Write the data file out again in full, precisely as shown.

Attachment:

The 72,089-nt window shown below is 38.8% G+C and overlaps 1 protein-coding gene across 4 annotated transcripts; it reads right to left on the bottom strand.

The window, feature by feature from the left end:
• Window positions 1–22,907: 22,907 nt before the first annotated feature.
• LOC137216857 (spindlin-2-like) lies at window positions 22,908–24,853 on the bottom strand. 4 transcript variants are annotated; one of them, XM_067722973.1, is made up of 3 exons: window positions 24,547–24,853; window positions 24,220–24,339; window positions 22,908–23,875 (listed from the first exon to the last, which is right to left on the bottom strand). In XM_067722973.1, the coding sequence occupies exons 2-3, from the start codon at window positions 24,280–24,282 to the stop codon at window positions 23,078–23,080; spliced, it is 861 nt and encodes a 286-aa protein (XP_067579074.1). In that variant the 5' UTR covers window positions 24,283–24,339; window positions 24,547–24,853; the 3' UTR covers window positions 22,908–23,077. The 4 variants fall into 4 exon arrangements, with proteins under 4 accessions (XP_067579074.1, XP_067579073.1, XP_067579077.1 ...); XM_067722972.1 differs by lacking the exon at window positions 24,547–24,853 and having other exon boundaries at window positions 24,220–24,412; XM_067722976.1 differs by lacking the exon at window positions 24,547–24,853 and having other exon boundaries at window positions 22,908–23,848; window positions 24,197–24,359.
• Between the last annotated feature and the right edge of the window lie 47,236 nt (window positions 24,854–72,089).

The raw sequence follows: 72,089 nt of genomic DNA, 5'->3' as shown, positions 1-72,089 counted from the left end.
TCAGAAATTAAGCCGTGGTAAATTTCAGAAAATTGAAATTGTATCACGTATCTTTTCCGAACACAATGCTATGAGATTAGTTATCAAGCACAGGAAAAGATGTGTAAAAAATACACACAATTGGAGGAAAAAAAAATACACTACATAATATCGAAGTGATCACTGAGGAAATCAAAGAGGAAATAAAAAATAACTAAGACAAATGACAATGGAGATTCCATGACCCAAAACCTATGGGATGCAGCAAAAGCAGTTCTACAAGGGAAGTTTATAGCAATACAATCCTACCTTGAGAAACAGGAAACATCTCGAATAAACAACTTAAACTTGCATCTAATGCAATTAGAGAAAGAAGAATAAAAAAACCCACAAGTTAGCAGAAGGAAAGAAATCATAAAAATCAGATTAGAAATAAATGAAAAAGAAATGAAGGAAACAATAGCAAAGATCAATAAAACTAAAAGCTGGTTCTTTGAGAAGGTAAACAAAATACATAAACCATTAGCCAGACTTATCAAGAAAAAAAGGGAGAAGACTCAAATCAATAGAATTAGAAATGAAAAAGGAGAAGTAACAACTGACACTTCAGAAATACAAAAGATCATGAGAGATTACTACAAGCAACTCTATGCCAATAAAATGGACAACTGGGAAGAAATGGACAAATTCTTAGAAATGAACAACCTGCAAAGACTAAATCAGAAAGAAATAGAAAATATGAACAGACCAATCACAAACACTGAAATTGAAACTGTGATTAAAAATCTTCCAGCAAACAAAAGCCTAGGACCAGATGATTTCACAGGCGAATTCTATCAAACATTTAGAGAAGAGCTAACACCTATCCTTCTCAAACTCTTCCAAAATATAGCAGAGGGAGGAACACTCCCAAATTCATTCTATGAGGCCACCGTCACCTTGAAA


The 72,089-nt window shown below is 38.8% G+C and overlaps 1 protein-coding gene across 4 annotated transcripts; it reads right to left on the bottom strand.

The window, feature by feature from the left end:
• Window positions 1–22,907: 22,907 nt before the first annotated feature.
• LOC137216857 (spindlin-2-like) lies at window positions 22,908–24,853 on the bottom strand. 4 transcript variants are annotated; one of them, XM_067722973.1, is made up of 3 exons: window positions 24,547–24,853; window positions 24,220–24,339; window positions 22,908–23,875 (listed from the first exon to the last, which is right to left on the bottom strand). In XM_067722973.1, the coding sequence occupies exons 2-3, from the start codon at window positions 24,280–24,282 to the stop codon at window positions 23,078–23,080; spliced, it is 861 nt and encodes a 286-aa protein (XP_067579074.1). In that variant the 5' UTR covers window positions 24,283–24,339; window positions 24,547–24,853; the 3' UTR covers window positions 22,908–23,077. The 4 variants fall into 4 exon arrangements, with proteins under 4 accessions (XP_067579074.1, XP_067579073.1, XP_067579077.1 ...); XM_067722972.1 differs by lacking the exon at window positions 24,547–24,853 and having other exon boundaries at window positions 24,220–24,412; XM_067722976.1 differs by lacking the exon at window positions 24,547–24,853 and having other exon boundaries at window positions 22,908–23,848; window positions 24,197–24,359.
• Between the last annotated feature and the right edge of the window lie 47,236 nt (window positions 24,854–72,089).

The raw sequence follows: 72,089 nt of genomic DNA, 5'->3' as shown, positions 1-72,089 counted from the left end.
TCAGAAATTAAGCCGTGGTAAATTTCAGAAAATTGAAATTGTATCACGTATCTTTTCCGAACACAATGCTATGAGATTAGTTATCAAGCACAGGAAAAGATGTGTAAAAAATACACACAATTGGAGGAAAAAAAAATACACTACATAATATCGAAGTGATCACTGAGGAAATCAAAGAGGAAATAAAAAATAACTAAGACAAATGACAATGGAGATTCCATGACCCAAAACCTATGGGATGCAGCAAAAGCAGTTCTACAAGGGAAGTTTATAGCAATACAATCCTACCTTGAGAAACAGGAAACATCTCGAATAAACAACTTAAACTTGCATCTAATGCAATTAGAGAAAGAAGAATAAAAAAACCCACAAGTTAGCAGAAGGAAAGAAATCATAAAAATCAGATTAGAAATAAATGAAAAAGAAATGAAGGAAACAATAGCAAAGATCAATAAAACTAAAAGCTGGTTCTTTGAGAAGGTAAACAAAATACATAAACCATTAGCCAGACTTATCAAGAAAAAAAGGGAGAAGACTCAAATCAATAGAATTAGAAATGAAAAAGGAGAAGTAACAACTGACACTTCAGAAATACAAAAGATCATGAGAGATTACTACAAGCAACTCTATGCCAATAAAATGGACAACTGGGAAGAAATGGACAAATTCTTAGAAATGAACAACCTGCAAAGACTAAATCAGAAAGAAATAGAAAATATGAACAGACCAATCACAAACACTGAAATTGAAACTGTGATTAAAAATCTTCCAGCAAACAAAAGCCTAGGACCAGATGATTTCACAGGCGAATTCTATCAAACATTTAGAGAAGAGCTAACACCTATCCTTCTCAAACTCTTCCAAAATATAGCAGAGGGAGGAACACTCCCAAATTCATTCTATGAGGCCACCGTCACCTTGAAA